W3C XML Schema, not unlike XSLT and XPath, uses namespace prefixes within the value of some attributes to identify the namespace of data types, elements, attributes, atc. For instance, we've used this feature all along our examples to identify the W3C XML Schema predefined datatypes. This mechanism can be extended to import definitions from any other namespace and so reuse them in our schemas.

Reusing definitions from other namespaces is done through a three-step process. This process needs to be done even for the XML 1.0 namespace, in order to declare attributes such as xml:lang. First, the namespace must be defined as usual.

<xs:schema targetNamespace="http://example.org/ns/books/" 
  xmlns:xml="http://www.w3.org/XML/1998/namespace" 
  xmlns:bk="http://example.org/ns/books/" 
  xmlns:xs="http://www.w3.org/2001/XMLSchema" 
  elementFormDefault="qualified"
  attributeFormDefault="qualified">
  .../...
</xs:schema>

Then W3C XML Schema needs to be informed of the location at which it can find the schema corresponding to the namespace. This is done using an xs:import element.

<xs:import namespace="http://www.w3.org/XML/1998/namespace"
  schemaLocation="myxml.xsd"/>

W3C XML Schema now knows that it should attempt to find any reference belonging to the XML namespace in a schema located at myxml.xsd. We can now use the external definition.

   <xs:element name="title">
    <xs:complexType>
      <xs:simpleContent>
        <xs:extension base="xs:string">
          <xs:attribute ref="xml:lang"/>
        </xs:extension>
      </xs:simpleContent>
    </xs:complexType>
  </xs:element>

You may wonder why we have chosen to reference the xml:lang attribute from the XML namespace, rather than creating an attribute with a type xml:lang. We've done so because there is an important difference between referencing an attribute (or an element) and referencing a datatype when namespaces are concerned:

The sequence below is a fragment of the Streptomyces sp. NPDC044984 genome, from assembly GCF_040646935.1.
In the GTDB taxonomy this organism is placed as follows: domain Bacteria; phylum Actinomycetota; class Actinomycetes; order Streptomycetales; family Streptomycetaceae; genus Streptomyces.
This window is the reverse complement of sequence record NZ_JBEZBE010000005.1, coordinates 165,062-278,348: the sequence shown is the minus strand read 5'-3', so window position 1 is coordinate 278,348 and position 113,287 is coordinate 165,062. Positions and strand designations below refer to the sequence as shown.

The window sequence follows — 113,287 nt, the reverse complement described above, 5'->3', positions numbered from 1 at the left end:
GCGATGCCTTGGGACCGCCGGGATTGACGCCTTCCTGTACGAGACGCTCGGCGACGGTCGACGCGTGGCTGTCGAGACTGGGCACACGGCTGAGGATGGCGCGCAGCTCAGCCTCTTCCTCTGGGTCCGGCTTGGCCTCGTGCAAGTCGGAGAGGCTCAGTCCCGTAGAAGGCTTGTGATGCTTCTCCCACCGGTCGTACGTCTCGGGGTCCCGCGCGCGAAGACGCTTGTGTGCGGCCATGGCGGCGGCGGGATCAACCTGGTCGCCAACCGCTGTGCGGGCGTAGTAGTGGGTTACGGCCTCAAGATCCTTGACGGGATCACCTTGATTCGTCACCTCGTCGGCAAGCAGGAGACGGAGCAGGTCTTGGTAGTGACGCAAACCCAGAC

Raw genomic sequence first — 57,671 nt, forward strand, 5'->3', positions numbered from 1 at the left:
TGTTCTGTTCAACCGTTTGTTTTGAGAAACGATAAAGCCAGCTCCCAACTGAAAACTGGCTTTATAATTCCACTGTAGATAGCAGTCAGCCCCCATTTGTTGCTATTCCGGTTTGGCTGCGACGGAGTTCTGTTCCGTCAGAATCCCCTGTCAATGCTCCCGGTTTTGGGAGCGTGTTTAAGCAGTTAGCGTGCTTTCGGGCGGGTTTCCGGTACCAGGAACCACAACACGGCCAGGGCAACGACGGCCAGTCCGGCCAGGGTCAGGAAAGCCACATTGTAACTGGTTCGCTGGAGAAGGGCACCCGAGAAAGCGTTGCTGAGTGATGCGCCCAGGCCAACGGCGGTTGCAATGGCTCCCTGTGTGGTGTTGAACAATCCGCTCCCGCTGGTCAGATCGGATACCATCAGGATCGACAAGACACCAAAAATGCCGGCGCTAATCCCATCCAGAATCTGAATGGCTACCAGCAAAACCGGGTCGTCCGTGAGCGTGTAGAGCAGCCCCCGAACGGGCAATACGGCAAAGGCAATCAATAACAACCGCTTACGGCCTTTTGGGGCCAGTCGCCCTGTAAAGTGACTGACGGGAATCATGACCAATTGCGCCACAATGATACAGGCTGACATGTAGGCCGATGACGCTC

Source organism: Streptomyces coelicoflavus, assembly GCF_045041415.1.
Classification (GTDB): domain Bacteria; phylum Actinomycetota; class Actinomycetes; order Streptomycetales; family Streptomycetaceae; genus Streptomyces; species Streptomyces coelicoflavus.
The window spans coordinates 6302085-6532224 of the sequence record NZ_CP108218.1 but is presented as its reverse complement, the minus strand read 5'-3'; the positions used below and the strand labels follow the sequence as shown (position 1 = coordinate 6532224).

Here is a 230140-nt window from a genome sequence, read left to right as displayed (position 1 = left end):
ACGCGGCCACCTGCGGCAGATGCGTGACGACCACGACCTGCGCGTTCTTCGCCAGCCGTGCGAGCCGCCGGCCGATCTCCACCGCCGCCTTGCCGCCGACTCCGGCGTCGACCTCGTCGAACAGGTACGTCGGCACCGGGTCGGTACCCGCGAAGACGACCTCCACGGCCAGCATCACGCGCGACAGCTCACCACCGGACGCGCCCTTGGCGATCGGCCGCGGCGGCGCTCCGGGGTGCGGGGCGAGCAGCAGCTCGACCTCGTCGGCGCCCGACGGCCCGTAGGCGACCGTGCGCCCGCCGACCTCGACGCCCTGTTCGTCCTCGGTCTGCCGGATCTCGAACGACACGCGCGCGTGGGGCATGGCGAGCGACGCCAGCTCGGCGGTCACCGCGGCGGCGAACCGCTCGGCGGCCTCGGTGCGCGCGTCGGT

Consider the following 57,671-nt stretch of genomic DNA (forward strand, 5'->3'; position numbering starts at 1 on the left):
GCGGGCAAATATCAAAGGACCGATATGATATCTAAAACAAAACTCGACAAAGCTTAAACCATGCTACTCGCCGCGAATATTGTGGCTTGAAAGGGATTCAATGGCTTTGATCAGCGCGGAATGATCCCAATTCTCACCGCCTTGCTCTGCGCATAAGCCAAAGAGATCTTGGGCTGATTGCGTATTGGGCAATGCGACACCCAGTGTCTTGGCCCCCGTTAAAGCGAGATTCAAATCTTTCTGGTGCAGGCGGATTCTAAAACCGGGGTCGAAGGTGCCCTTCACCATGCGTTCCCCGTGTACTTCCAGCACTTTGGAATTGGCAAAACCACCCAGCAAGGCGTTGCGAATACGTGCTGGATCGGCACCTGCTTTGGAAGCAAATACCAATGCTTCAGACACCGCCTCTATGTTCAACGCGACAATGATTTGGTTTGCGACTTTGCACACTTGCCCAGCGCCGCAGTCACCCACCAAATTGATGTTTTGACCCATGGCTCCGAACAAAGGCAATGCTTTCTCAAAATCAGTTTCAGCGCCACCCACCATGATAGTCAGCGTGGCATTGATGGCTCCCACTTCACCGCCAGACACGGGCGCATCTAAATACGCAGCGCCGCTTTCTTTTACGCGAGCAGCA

• Referencing an element or an attribute imports the whole thing with its name and namespace,
  • Referencing a datatype imports only its definition, leaving you with the task of giving a name to the element and attribute you're defining and using the target namespace (or no namespace if your attribute or element is unqualified).

Including unknown elements

To finish this section about namespaces, we need to see how, as promised in our introduction, we can open our schema to unknown elements, attributes and namespaces. This is done using xs:any and xs:anyAttribute, allowing, respectivly, to include any elements or attributes.

For instance, if we want to extend the definition of our description type to any XHTML tag, we could declare:

<xs:complexType name="descType" mixed="true">
  <xs:sequence>
    <xs:any namespace="http://www.w3.org/1999/xhtml" 
	  processContents="skip" minOccurs="0"
	  maxOccurs="unbounded"/>
  </xs:sequence>
</xs:complexType>

The xs:anyAttribute gives the same functionality for attributes.

The type descType is now mixed content and accepts an unbounded number of any element from the http://www.w3.org/1999/xhtml namespace. The processContents attribute is set to skip telling a W3C XML Schema processor that no validation of these elements should be attempted. The other permissible values could are strict asking to validate these elements or lax asking to validate them when possible. The namespace attribute accepts a whitespace-separated list of URIs and the special values ##local (non qualified elements) and ##targetNamespace (the target namespace) that can be included in the list and ##other (any namespace other than the target) or ##any (any namespace) that can replace the list. It is not possible to specify any namespace except those from a list.